If the LAN port of a wireless access point is 100 Mbps, then what is the need of 150 Mbps wireless speed? Why do they give 150 Mbps wireless speed?

  • Did any answer help you? if so, you should accept the answer so that the question doesn't keep popping up forever, looking for an answer. Alternatively, you could provide and accept your own answer.
    – Ron Maupin
    Commented Aug 7, 2017 at 18:55

2 Answers 2


Virtually all professional WAPs (what are on topic on this site) have 1 Gbps ethernet ports.

A WAP is a translating bridge, it translates from ethernet to Wi-Fi and back. You need to understand that you have two different, independently-developed technologies being bridged. One technology, ethernet, has standards for different speeds (10 Mbps, 100 Mbps, 1000 Mbps, and 10,000 Mbps) on UTP. Each bump in speed costs more, and it took some years between bumps in speed. On the other hand, Wi-Fi was developed for its medium (radio), and it has multiple standards, each with its own maximum theoretical speed. Because of real-world obstacles, it is unlikely that you can get anywhere near the theoretical maximum speed on a WAP. To bridge these disparate technologies, you need to use what each technology offers and balance the price/performance ratio, otherwise your product won't sell.

  • To complete the answer, vendors are selling 1.3 Gbps APs in channel radio with 1Gb Ethernet ports. As @Ron said, different technologies different standards.
    – KorXo
    Commented Feb 12, 2016 at 8:01
  • @KorXo, Cisco is now using something new to let 1 Gbps ethernet be bundled or use a new 2.5 Gb connection on some switches. It's about to get confusing.
    – Ron Maupin
    Commented Feb 12, 2016 at 8:03
  • only option I made up is make a port channel in ethernet ports (in the case the AP had 2x1Gb ports) so theorical 1.3 Gbps radio can be handle in the 2Gb channel. Don't hear about another solution from Cisco. Could you provide more info about it?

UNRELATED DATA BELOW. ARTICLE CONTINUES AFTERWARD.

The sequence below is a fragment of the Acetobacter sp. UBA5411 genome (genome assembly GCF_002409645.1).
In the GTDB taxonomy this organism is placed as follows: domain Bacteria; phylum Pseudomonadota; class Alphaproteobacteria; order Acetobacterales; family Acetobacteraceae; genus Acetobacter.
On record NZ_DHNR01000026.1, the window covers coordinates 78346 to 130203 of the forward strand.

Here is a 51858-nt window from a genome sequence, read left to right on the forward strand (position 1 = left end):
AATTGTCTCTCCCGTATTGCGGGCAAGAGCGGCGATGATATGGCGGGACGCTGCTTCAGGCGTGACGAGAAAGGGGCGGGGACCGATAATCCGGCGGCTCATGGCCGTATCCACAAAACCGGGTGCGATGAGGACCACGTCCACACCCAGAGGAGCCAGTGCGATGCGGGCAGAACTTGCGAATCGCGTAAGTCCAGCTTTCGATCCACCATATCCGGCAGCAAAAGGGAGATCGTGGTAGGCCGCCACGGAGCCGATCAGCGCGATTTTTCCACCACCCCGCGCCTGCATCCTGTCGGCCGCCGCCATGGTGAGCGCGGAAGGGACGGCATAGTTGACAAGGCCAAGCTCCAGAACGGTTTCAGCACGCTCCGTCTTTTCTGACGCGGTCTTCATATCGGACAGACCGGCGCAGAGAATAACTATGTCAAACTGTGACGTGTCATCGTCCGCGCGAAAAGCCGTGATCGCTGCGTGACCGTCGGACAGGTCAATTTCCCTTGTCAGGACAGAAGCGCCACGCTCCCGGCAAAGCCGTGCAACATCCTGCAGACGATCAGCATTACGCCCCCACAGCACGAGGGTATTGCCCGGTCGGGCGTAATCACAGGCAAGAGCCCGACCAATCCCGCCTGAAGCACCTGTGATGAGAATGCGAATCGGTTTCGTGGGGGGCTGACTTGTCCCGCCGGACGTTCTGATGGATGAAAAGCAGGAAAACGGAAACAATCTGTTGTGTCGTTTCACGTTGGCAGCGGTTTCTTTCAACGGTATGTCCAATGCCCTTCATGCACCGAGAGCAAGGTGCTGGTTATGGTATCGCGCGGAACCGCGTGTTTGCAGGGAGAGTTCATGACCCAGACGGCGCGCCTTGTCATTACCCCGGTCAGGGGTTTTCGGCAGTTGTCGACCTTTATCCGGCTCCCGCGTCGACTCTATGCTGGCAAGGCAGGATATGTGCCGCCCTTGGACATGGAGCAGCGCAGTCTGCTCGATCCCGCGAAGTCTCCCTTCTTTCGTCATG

– KorXo
    Commented Feb 12, 2016 at 8:12
  • I don't have anything available right now, and I'm not really involved in the wireless side of things, but I sat in on a few briefings Cisco gave us on some switches last year. There is something going on with the 45xx switches regarding this, and I don't know if there are any other switch models involved. The 45xx Supervisor 8 and the 3850 each have some wireless controller capability built in, too.
    – Ron Maupin
    Commented Feb 12, 2016 at 8:16
  • 2
    @KorXo, I just found this: Cisco Catalyst Multigigabit Ethernet
    – Ron Maupin
    Commented Feb 12, 2016 at 8:19

Wireless connectivity is a half-duplex medium. So while a single PC connected wirelessly at 150Mbps to the AP that is connected to the LAN at 100Mbps seems silly, the idea is that many PCs or hosts will be connected to the AP, sharing that 150Mbps half-duplex connection. The 100Mbps wired connection is probably full-duplex, so you are still getting better throughput on the wired side even if it is listed as 2/3rds the speed.

As an aside to KorXo's port-channel answer, port-channeling is a redundancy mechanism, not a speed improvement mechanism. The hashing algorithm of a port-channel typically only sends data down one of the links, not both. Even the best hashing algorithm (in my opinion) of src-dest-ip mixed with src-dest-port will only send each TCP/UDP connection down the same one link. Now a new connection to the same server will use a different source port, so might use the 2nd link, but you are still only using a 1Gb link for each connection. You get no better throughput because of that.

  • 1
    "You get no better throughput because of that." If you have only a handful of active users sure but if you have a load of active users (e.g. the access point in a conference hall) then you are going to end up with about half the traffic going down each port. So the average throughput will be improved by bonding (assuming it's not bottlenecked elsewhere). Commented Feb 12, 2016 at 20:21

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